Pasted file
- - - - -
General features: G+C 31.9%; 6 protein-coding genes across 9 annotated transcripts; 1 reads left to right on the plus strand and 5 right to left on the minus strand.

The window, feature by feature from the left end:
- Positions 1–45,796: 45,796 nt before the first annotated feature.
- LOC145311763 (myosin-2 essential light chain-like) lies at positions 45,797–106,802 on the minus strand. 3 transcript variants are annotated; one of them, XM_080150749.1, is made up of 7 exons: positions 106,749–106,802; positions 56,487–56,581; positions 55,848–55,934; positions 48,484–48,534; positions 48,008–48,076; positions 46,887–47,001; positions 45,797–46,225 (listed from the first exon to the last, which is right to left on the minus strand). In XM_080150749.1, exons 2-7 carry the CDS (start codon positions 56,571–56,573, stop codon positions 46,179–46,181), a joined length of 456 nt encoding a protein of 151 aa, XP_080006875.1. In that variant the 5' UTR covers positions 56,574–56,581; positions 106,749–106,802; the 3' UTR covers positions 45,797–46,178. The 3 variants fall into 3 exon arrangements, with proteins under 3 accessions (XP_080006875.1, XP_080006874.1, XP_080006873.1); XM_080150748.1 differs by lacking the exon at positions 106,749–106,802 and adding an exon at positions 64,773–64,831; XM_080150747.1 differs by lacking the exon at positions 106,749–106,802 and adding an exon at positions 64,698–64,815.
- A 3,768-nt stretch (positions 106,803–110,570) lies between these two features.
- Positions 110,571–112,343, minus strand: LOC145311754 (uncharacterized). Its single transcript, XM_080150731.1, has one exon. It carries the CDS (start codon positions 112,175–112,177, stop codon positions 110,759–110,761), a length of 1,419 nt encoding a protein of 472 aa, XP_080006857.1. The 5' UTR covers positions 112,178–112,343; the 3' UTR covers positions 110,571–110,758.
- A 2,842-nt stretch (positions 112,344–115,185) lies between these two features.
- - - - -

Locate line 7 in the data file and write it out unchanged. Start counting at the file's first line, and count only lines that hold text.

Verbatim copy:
- A 2,842-nt stretch (positions 112,344–115,185) lies between these two features.